Tuesday, 15 December 2015

Mary Magdalene and the Shroud of Jesus

The volcano rising behind Madelena.
The island of Pico in the Azores is named for its mountain, its peak, which is a towering volcano, the highest mountain in Portugal, except that the Azores are nowhere near Portugal, they are almost halfway across the Atlantic.  But that is by the by.

The capital of Pico is Madalena.  And in the middle of the town, overlooking the sea, is the Igreja de Santa Maria Madalena, the Church of Mary Magdalene, built in the sixteenth century and rebuilt in the nineteenth century.

I was looking round the church and noticed something odd about the statue of Mary Magdalene which stands by the altar.

Devotional card showing Santa Maria Madalena.
This devotional card which I picked up at the church illustrates what I mean.  Mary Magdalene is clutching a cloth to her breast. The cloth is the shroud of Jesus.  She has been to the tomb but has found it empty.  Only the cloth remains.

This is what Peter saw when he went into the tomb, he 'seeth the linen clothes lie.  And the napkin that was about his head, not lying with the linen clothes, but wrapped together in a place by itself'', says the gospel of John 20:6-7.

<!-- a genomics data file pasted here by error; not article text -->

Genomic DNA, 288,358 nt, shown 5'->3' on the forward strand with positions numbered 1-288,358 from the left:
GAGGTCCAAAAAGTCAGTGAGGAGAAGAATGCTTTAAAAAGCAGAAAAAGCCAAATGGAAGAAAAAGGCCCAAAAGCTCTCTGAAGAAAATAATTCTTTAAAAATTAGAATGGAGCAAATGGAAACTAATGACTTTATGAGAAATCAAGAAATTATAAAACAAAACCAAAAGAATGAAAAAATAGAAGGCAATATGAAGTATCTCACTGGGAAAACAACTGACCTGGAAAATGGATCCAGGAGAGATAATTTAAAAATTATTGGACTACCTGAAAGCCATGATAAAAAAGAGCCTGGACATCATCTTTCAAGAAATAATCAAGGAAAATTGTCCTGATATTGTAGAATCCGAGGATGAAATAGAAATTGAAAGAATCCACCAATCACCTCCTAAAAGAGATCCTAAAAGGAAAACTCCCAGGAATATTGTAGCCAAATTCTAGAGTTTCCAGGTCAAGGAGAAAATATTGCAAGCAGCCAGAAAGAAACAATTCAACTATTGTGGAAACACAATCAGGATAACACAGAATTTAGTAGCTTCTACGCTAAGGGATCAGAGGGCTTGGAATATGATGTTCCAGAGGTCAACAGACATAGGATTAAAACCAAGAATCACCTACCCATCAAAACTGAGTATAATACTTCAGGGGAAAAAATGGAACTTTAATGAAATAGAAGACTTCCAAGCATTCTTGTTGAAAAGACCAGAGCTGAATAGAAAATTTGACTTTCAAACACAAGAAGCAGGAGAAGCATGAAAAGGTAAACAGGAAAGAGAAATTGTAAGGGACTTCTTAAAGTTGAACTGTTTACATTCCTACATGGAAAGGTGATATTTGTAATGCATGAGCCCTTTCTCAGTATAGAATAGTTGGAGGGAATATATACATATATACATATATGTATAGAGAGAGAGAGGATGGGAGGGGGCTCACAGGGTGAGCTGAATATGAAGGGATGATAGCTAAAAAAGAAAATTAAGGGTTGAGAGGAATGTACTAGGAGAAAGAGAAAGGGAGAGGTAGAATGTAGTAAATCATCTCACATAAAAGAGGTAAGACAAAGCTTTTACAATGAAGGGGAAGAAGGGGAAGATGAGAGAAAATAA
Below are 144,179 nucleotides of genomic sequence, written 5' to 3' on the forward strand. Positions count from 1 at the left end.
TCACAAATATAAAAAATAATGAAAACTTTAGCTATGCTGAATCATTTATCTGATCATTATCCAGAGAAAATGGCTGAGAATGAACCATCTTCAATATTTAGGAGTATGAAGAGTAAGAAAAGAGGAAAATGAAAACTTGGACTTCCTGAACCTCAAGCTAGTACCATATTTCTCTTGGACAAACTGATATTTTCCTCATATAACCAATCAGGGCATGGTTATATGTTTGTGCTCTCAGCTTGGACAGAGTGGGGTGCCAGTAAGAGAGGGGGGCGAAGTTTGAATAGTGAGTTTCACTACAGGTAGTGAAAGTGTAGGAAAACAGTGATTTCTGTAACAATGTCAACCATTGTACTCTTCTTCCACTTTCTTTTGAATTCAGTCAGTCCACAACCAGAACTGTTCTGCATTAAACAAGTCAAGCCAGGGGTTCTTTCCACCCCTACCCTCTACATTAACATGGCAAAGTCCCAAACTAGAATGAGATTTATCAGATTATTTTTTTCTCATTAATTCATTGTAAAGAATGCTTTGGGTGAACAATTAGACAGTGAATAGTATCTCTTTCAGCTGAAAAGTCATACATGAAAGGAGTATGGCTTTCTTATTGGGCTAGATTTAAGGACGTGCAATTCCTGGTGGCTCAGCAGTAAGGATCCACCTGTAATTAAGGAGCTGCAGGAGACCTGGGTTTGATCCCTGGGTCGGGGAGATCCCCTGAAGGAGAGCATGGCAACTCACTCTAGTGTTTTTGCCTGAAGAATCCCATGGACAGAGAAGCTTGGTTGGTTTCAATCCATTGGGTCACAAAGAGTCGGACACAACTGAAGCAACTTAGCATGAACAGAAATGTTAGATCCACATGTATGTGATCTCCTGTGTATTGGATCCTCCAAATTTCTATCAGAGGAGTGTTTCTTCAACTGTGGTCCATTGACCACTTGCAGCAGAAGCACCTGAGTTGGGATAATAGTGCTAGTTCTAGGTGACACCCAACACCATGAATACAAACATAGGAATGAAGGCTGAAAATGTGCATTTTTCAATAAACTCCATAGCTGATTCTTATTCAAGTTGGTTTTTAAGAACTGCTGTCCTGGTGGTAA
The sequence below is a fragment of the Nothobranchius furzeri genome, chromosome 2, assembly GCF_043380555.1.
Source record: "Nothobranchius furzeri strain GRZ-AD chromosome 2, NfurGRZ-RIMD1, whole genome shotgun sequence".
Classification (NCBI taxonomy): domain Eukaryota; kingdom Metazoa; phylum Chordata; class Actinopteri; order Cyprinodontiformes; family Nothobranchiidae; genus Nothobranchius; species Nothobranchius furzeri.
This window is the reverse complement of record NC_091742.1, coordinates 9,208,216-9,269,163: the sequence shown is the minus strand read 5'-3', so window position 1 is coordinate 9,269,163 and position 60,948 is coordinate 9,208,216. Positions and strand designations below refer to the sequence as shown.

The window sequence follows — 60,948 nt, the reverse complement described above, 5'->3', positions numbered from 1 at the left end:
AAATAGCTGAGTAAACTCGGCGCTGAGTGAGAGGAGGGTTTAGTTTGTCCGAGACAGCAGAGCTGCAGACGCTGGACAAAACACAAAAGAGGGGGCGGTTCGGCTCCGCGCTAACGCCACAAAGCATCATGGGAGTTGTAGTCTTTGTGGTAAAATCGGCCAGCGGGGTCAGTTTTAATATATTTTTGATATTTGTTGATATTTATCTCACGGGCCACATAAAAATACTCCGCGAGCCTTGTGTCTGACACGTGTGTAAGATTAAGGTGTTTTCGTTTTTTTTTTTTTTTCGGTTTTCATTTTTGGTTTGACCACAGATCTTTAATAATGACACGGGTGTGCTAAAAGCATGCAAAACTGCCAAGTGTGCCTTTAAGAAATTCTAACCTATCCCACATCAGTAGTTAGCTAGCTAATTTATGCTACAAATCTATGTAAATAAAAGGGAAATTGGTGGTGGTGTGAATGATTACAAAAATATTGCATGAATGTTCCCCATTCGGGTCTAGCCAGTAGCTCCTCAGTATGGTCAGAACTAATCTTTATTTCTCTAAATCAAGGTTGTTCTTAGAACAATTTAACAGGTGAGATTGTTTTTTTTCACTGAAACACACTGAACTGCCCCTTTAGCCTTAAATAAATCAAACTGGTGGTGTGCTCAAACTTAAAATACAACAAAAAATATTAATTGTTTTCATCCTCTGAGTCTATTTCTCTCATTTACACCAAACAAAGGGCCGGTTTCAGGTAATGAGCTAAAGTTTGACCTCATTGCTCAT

Piero della Francesca has Mary Magdalene in a familiar pose, 
holding a big anointing jar. 
But in John's gospel Mary Magdalene does not enter the tomb.  She does enter the tomb however in the gospels of Matthew, Mark and Luke, and though none of them mention the linen clothes we can suppose that Mary Magdalene saw them there and perhaps picked them up and clutched them to her breast as portrayed by this statue of her in the church.

There is nothing odd about any of that.  It is what you would expect.

Except that this is the only time I have seen Mary Magdalene clutching the shroud of Jesus.  Maybe there are plenty of examples and I have just missed them.  But what I do see ad infinitum is Mary Magdalene holding the jar of anointing oils. This painting at Arezzo by Piero della Francesca is typical.  

Mary Magdalene went to the tomb to anoint the body of Jesus on the third day.  The jar announces the expectation that she will find him at the tomb.

But the shroud says something else.  It says that she has found the tomb empty.  

This is a shocking moment.  It is not a moment conveyed by the anointing jar.  But it is conveyed by the shroud.  The tomb is empty and the body is gone.  No explanation is offered.  In the original version of the gospel of Mark which ended at 16:8 there is no resurrection appearance.  Verses 16:9-20 were added very much later.  Originally there is only the empty tomb.  

That is why this statue of Mary Magdalene struck me as unusual and odd.  It directs our attention to that moment when there was nothing there.